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ASK OCE — June 21, 2007 — Vol. 2, Issue 4


The need for unified technical and manufacturing standards goes far beyond economic efficiency, ease of use, and interoperability. At the Department of Defense (DoD), standards can also be a matter of survival. At the center of the effort to develop more effective standards at DOD is the Defense Standardization Program (DSP).

The DSP is a comprehensive, integrated standardization program linking DoD’s acquisition, operational, sustainability, and related military and civil communities. Its purpose is to champion standardization throughout DoD to reduce costs and improve operational effectiveness. Defense standards ensure compatibility of tools and quality during production of military equipment and systems.

According to its mission statement, the DSP seeks to “identify, influence, develop, manage, and provide access to standardization processes, products, and services for warfighters, the acquisition community, and the logistics community to promote interoperability, reduce total ownership costs, and sustain readiness.”

The DSP acknowledges that more is not necessarily better when it comes to standards. If not conceived and deployed effectively, an explosion of standards can lead to unnecessary restrictions, increased contractor and agency cost, and a reduced ability to incorporate the latest cutting-edge technologies.

In 1990, for example, DoD had over 30,000 standards agency-wide. In response, many defense standards were eliminated and in their place, the DSP encouraged the use of industry standards.

The DSP seeks to achieve eight goals by establishing a robust standardization architecture within DoD:

  1. Achieve improved interoperability of joint and coalition forces.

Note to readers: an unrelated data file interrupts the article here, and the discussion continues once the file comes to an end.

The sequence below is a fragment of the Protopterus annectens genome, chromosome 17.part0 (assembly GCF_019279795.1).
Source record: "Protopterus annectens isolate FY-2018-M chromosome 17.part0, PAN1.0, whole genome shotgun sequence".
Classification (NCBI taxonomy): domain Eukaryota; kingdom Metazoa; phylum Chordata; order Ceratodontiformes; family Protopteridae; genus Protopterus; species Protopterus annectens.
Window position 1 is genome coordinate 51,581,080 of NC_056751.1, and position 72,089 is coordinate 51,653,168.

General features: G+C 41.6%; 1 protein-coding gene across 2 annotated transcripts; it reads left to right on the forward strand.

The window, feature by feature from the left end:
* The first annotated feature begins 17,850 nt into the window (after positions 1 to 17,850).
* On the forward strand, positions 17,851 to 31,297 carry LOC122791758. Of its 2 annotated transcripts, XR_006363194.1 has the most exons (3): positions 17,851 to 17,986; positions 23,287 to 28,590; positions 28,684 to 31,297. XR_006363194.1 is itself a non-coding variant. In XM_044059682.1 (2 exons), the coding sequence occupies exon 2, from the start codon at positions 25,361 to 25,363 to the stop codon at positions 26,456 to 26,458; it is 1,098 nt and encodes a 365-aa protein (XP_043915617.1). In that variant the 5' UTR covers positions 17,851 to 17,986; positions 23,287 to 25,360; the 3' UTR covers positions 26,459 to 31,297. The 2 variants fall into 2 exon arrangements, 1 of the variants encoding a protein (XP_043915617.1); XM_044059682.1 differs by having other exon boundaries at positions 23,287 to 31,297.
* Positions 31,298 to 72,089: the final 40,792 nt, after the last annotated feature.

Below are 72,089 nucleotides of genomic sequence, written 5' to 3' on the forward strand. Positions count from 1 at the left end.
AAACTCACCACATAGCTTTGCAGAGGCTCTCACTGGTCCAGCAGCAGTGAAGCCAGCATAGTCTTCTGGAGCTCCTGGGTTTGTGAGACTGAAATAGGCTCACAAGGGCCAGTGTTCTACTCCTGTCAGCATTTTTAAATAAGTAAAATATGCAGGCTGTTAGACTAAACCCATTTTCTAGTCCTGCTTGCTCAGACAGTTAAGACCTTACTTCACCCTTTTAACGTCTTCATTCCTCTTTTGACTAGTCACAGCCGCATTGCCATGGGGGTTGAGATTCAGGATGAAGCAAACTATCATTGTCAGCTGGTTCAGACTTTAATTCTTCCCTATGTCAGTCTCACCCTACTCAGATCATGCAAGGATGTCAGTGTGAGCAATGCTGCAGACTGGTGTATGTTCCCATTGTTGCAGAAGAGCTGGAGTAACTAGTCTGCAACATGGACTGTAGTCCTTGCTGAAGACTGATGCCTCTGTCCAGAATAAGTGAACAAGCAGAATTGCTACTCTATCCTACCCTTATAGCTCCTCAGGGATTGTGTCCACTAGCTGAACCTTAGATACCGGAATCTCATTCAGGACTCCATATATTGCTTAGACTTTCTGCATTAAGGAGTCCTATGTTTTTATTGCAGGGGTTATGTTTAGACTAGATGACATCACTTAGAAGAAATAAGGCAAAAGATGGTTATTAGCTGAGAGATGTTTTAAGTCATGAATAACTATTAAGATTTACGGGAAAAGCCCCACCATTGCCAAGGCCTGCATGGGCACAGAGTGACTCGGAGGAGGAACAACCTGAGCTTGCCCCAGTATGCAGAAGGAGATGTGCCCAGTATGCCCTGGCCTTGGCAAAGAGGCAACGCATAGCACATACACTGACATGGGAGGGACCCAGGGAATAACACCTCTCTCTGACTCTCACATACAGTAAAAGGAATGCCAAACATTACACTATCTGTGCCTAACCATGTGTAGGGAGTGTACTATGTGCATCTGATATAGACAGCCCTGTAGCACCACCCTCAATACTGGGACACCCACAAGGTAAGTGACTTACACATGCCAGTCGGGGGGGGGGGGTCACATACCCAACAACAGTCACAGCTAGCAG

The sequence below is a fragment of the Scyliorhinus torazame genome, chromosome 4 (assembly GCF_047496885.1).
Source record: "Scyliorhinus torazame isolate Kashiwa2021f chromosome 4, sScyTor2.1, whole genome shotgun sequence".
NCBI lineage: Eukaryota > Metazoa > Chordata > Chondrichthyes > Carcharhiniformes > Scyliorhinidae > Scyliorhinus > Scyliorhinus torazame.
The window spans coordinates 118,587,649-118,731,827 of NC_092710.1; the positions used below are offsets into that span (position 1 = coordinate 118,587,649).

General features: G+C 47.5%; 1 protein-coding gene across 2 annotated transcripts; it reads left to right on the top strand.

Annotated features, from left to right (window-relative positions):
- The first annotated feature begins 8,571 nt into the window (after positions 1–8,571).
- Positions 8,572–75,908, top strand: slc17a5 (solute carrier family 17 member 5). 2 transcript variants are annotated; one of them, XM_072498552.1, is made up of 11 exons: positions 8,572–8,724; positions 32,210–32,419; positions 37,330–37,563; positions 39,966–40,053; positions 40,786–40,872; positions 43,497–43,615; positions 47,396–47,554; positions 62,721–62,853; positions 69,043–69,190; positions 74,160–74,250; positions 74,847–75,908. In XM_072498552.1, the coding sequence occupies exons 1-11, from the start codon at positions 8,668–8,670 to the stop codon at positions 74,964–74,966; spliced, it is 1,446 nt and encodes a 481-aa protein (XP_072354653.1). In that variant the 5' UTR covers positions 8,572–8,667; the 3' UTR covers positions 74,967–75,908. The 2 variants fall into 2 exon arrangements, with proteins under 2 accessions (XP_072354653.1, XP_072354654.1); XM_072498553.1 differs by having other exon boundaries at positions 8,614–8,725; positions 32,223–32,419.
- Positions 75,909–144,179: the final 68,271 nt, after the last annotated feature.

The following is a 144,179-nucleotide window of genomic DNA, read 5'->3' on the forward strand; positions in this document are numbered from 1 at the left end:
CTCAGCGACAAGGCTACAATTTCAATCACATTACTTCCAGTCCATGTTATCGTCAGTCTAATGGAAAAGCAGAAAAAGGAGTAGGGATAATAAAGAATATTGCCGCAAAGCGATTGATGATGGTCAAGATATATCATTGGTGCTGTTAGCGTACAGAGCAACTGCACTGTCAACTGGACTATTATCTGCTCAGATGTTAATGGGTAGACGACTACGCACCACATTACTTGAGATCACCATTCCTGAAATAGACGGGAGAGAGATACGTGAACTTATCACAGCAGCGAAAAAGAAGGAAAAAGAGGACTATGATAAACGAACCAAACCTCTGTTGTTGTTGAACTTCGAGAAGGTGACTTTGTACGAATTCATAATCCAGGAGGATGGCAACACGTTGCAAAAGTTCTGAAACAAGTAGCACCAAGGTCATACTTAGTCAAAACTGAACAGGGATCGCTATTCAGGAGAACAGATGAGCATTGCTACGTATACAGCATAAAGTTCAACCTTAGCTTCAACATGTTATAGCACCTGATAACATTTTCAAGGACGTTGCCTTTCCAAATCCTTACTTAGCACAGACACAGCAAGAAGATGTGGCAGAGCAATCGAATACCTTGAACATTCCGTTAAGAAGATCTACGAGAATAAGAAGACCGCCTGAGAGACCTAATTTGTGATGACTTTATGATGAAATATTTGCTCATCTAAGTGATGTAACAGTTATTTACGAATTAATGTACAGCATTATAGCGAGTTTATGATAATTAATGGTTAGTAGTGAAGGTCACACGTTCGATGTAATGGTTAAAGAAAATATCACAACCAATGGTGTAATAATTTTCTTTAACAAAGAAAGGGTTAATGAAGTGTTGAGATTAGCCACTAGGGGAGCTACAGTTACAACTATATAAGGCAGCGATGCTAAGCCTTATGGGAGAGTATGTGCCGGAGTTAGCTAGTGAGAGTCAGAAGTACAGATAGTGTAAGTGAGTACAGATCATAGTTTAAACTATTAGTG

2. Develop standardized parts that have lowered costs, reduced inventories, shortened logistics chains, improved readiness, and furthered civil-military integration.
  3. Make the DSP a single source for information exchange and coordinator for all defense standardization efforts.
  4. Ensure DoD-wide development and use of performance and non-government standards.
  5. Have the DSP actively participate in military, civil, and international standardization activities.
  6. Create a prioritized set of standardization domains and a core cadre of experts in those domains.
  7. Develop system requirements documents that reflect standardization requirements.
  8. Encourage senior managers and program managers to view standardization as an essential element of acquisition program development.

In This Issue

Message from the Chief Engineer

Archimedes Archive: The History of U.S. Engineering Standards

This Week in NASA History: Seasat-A

The NASA Technical Standards Program: An Enterprise Approach

Enhancing Standards at DOD: The Defense Standardization Program

The United States Standards Strategy

Ames Partnership To Develop Machine-to-Machine Intelligence System

A View from the Outside: South Korea Nears Completion of First Space Center

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